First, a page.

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New York, New York - Blu-ray

Blu-ray Review

New York, New York

Directed by: Martin Scorsese Cast: Liza Minnelli, Robert De Niro Running Time: 2 hrs 43 mins Rating: PG Due Out: June 7, 2011

PLOT: After meeting at the end of World War II, a cocky saxophonist (De Niro) begins a tumultuous relationship with a rising singer (Minnelli).

WHO'S IT FOR? Fans of Martin Scorsese's more aspiring projects. More for the Alice Doesn't Live Here Anymore crowd than it is for those who associate Scorsese immediately with violent gangster movies like Goodfellas.


Clocking in at two hours and forty minutes, New York, New York is an incredibly ambitious film from maestro director Martin Scorsese who tries to express his love for two big elements of his life in one big project: the power of music, and the allure of New York, New York itself.

Packed with music, the film features many performances of its wide-ranging soundtrack, with all of the songs played out in full. With an exception of Liza Minnelli’s “Broadway Melody”-like third act-stealing moment of “Happy Endings,” New York, New York isn’t so much a musical as it is a drama that speaks with music. Even solos from Robert De Niro (who expertly mimics playing saxaphone) turn into monologues, with the alphabet of notes speaking in more than just melodic phrases.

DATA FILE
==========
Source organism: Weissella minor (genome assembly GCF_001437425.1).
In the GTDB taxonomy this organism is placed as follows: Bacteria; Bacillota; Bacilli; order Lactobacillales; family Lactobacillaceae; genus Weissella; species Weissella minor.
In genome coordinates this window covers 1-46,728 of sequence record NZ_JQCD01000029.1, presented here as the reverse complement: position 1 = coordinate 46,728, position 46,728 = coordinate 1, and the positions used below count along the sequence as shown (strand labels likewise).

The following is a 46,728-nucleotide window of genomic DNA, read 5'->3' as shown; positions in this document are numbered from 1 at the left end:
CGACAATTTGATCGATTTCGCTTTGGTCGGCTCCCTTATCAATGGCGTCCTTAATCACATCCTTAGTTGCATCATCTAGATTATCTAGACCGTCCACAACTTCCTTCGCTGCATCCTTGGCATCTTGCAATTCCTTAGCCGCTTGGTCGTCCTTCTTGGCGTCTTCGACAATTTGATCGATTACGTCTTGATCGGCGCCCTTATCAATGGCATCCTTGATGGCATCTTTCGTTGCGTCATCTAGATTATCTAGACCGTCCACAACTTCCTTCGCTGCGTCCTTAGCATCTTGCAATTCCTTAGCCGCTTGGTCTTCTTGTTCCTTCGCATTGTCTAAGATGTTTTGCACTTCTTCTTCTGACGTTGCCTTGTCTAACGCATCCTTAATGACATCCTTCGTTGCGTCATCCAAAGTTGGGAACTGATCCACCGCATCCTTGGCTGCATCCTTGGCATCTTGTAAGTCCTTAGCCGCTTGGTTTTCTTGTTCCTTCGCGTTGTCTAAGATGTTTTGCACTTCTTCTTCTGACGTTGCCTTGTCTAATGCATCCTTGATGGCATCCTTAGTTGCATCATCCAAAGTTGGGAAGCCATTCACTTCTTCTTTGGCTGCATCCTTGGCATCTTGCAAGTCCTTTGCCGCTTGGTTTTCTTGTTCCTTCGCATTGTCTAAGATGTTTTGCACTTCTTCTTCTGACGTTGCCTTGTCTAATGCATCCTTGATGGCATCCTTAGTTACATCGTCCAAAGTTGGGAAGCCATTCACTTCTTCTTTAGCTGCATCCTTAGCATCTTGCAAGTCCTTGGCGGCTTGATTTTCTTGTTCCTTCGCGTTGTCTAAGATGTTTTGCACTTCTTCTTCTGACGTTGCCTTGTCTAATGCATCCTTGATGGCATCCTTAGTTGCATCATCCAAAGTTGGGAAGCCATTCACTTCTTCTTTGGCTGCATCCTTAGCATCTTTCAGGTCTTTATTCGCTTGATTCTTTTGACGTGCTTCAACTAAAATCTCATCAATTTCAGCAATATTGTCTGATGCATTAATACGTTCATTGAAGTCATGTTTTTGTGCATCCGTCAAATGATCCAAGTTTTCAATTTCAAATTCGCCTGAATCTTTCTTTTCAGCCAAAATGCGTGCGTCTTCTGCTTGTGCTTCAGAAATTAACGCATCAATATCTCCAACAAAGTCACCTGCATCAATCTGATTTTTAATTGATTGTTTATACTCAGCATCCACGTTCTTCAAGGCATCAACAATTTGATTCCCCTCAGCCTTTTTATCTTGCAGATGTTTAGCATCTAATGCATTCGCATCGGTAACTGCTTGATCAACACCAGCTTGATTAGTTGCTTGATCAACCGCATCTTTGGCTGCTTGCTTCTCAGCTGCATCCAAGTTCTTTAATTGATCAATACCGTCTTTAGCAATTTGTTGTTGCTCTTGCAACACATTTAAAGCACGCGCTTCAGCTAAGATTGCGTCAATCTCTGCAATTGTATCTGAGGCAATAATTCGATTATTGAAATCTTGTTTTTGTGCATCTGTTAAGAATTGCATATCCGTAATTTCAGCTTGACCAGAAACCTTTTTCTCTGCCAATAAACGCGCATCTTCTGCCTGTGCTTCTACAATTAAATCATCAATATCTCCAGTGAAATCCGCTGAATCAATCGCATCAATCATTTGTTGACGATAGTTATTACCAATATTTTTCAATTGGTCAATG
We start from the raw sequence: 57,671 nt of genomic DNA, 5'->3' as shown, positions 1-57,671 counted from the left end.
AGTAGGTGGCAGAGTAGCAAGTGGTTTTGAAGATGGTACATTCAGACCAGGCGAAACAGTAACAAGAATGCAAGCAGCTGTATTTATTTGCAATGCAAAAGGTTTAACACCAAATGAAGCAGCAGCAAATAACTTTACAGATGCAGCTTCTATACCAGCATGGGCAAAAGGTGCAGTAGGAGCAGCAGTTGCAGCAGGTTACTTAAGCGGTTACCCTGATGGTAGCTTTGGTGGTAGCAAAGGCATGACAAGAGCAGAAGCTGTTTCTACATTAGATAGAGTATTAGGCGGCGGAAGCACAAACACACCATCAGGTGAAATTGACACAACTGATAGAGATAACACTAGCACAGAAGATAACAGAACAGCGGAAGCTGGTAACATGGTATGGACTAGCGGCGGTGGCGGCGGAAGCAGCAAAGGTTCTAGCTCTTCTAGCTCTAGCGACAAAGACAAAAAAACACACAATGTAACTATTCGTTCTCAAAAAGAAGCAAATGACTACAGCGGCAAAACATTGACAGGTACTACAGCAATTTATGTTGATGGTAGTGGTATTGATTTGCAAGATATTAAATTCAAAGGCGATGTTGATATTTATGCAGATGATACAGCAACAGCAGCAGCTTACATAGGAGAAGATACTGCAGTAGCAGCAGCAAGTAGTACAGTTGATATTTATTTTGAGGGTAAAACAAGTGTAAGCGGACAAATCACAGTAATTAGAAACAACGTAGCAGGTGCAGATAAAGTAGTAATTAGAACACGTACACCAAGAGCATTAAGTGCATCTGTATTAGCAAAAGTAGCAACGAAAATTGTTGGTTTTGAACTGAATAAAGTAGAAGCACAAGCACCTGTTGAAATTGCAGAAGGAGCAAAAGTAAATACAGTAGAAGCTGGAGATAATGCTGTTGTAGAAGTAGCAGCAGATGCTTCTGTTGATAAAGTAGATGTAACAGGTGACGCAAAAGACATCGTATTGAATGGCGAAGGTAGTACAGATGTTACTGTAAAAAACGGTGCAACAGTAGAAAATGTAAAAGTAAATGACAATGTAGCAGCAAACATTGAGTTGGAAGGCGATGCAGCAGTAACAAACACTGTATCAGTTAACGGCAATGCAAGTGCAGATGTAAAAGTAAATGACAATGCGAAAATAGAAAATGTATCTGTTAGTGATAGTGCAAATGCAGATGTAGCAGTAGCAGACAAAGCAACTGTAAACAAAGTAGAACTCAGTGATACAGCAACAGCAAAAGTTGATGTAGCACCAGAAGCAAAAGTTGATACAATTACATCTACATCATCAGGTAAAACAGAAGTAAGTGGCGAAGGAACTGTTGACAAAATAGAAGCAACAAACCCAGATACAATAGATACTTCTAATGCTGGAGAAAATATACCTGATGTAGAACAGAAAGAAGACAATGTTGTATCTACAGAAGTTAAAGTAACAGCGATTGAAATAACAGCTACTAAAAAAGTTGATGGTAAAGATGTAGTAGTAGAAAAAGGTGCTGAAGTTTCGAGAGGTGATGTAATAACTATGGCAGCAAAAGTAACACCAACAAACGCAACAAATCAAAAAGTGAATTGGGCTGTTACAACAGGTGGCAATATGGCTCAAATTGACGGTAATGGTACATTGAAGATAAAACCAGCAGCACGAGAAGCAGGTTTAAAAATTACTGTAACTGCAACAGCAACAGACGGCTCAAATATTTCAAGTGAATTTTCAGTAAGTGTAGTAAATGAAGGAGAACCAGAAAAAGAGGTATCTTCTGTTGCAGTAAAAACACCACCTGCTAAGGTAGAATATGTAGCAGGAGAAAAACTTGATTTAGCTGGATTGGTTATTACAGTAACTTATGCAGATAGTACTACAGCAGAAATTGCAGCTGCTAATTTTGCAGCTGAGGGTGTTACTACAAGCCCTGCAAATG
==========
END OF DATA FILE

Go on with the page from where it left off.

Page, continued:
Yet with such enthusiasm packed into its ambition, Scorsese’s film can tend to be a bit arduous. The same love that is expressed by the filmmaker in many extensive, wide-shot scenes is not felt in the tense relationship between Minnelli and De Niro’s characters. While their acting can support the weight of the movie’s attention, it’s a simple problem with the characters – they aren’t as enjoyable to be stuck with for almost three hours, especially when things become more atonal for their heart harmonies. Scorsese’s view into relationships is admittedly honest in some parts, yet in other ways it can be fairly emotionally violent. Watching De Niro’s hothead Jimmy Doyle cause a ruckus by himself is partially enjoyable in this intense character, but having to sit through a lot of bickering between the center stage couple can be relatively exhausting. The running time starts to wear on the viewer, and the direction of the film can seem a bit lost.

The fast-talking, film-generating Scorsese can be considered a fairly intense filmmaker. For one, he's a machine that churns out films almost every year, ranging from documentaries to psychological thrillers (Shutter Island) to a 3D children's book adaptation (this fall's Hugo Cabret). Within his films, which are meticulous aesthetically and are crafted by a walking film encyclopedia, Scorsese can pack a punch with any story, without having to get grotesque (though this is the case, certainly, with his mob movies). New York, New York seems to make more sense in this light, however flawed it may be. Its desire to replicate a period of history and a movement in film (the MGM musicals) is dedicated, and its admiration for the material is intense. It's just a case of tough love that can be troublesome to embrace.



Audio Commentary by Director Martin Scorsese and Film Critic Carrie Rickey Introduction by Martin Scorsese Alternate Takes/Deleted Scenes The New York, New York Stories: Part One The New York, New York Stories: Part Two Liza on New York, New York Commentary on Selected Scenes by Laszlo Kovacs, ASC

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